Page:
Katie – Film Review by Fran Winston
Directed by: Ross Whitaker
Starring: Katie Taylor
In cinemas 26th October
Even those who aren’t boxing fans can’t help but admire Katie Taylor. The Bray born pugilist has managed to carve out an impressive career in a traditionally male dominated sport. And she has somehow managed to do it without offending anybody. She doesn’t do the trash talk of the likes of Conor McGregor. Nor does she splash her private life all over the media. She genuinely seems married to her chosen sport and comes across as extremely likeable and humble in interviews.
This documentary follows her as she makes inroads in her professional career after an extremely disappointing performance in the Rio Olympics. Plagued by doubts following her spectacular loss there, and without a manager after falling out with her father, she literally has to start from scratch building her reputation in the more showy and competitive pro world. Her efforts are also hindered by the fact that women’s boxing isn’t taken as seriously as men’s so Katie and her team literally have to change the system as well as break through the ranks to get her a coveted title fight.
Whitaker had full access to Katie and it truly is fascinating to witness her grit and determination to succeed. She is incredibly single minded and other than the glitch in Rio this shows in the many remarkable wins she has enjoyed over the years. It is this same moxy that saw her pretend to be a boy in order to be allowed to box competitively as a child and also saw her fight to get women’s boxing recognised as an Olympic Sport. It is difficult not to admire her and even the most cynical of viewers would have to acknowledge that she deserves every iota of her success.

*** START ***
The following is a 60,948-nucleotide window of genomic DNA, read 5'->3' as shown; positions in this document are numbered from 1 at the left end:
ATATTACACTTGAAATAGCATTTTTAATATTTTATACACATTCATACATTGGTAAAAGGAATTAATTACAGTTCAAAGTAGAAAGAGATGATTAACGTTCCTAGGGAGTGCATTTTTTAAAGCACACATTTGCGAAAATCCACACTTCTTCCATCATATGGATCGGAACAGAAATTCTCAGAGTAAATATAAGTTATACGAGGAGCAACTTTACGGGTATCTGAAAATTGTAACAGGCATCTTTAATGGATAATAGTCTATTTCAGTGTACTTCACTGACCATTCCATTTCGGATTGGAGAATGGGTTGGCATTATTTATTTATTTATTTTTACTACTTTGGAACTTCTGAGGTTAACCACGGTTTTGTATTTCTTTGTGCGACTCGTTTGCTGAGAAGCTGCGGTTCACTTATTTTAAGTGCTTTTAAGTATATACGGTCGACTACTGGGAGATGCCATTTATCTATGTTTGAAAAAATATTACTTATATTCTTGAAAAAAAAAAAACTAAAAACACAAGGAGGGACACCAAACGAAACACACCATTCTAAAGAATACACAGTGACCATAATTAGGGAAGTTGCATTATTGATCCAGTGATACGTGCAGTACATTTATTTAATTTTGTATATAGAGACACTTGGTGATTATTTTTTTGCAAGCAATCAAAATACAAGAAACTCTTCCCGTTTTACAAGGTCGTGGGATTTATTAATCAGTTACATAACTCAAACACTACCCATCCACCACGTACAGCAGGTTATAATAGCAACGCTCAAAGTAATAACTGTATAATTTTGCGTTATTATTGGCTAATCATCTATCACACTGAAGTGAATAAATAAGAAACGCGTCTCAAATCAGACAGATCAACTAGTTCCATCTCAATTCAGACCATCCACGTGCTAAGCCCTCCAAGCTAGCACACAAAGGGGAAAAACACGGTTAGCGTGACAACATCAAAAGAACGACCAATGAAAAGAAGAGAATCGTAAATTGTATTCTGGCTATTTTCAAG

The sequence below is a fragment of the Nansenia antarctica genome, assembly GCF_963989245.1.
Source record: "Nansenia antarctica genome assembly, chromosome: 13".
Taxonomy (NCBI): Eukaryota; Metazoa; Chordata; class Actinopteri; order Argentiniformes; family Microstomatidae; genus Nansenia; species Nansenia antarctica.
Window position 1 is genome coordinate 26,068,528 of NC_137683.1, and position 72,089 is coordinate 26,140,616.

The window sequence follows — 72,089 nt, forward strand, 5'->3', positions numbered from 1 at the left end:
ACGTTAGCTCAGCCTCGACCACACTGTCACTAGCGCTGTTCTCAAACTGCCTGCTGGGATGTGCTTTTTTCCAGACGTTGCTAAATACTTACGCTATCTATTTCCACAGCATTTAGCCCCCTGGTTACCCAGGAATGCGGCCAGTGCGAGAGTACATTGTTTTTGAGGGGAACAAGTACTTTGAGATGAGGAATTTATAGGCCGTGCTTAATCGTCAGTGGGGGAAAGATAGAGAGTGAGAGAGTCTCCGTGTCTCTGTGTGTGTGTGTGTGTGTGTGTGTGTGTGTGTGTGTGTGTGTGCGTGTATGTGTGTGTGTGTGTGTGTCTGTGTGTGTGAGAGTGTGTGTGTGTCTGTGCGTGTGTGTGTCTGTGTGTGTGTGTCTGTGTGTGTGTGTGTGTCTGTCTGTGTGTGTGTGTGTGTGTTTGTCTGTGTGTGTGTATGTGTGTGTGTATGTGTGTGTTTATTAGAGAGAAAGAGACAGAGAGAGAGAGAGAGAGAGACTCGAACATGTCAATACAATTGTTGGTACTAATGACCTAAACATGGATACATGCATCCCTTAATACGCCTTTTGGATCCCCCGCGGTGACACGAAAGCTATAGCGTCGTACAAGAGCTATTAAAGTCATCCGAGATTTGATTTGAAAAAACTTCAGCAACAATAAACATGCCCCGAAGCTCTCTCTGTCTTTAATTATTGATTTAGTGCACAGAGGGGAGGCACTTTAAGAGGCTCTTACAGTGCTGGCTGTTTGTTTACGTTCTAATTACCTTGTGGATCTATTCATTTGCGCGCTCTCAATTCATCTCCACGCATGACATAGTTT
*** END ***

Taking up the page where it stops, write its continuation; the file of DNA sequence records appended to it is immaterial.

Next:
The problem is that we don’t see much more than that here. We witness many professional highs and lows but Whitaker barely scratches the surface when it comes to discussing her father and what happened between the pair. It undoubtedly had a devastating effect on her but it garners mere minutes of the running time and a couple of other brief references later on. While her training and fights are indeed impressive (and exhausting to watch – you will feel extremely lazy watching this!) it would have been nice to get to know a bit more about Katie outside of the ring.
Given that his subject is so engaging this makes for an entertaining enough documentary. There are shades of Rocky and Million Dollar Baby throughout and her remarkable rise would make an excellent feature film. Don’t expect to learn anything new about the champ though. This is pretty one tone throughout and the focus is predominately on her career. Even her family members discuss her boxing and its impact moreso than giving us a glimpse into what makes her tick. Her mother feels that because she was a shy child that sport gave her an outlet. But plenty of children use sports in this manner but very few of them have the kind of unstoppable drive Katie has. Unfortunately, you will come away from this none the wiser about what motivates her although you will have a lot of admiration for her.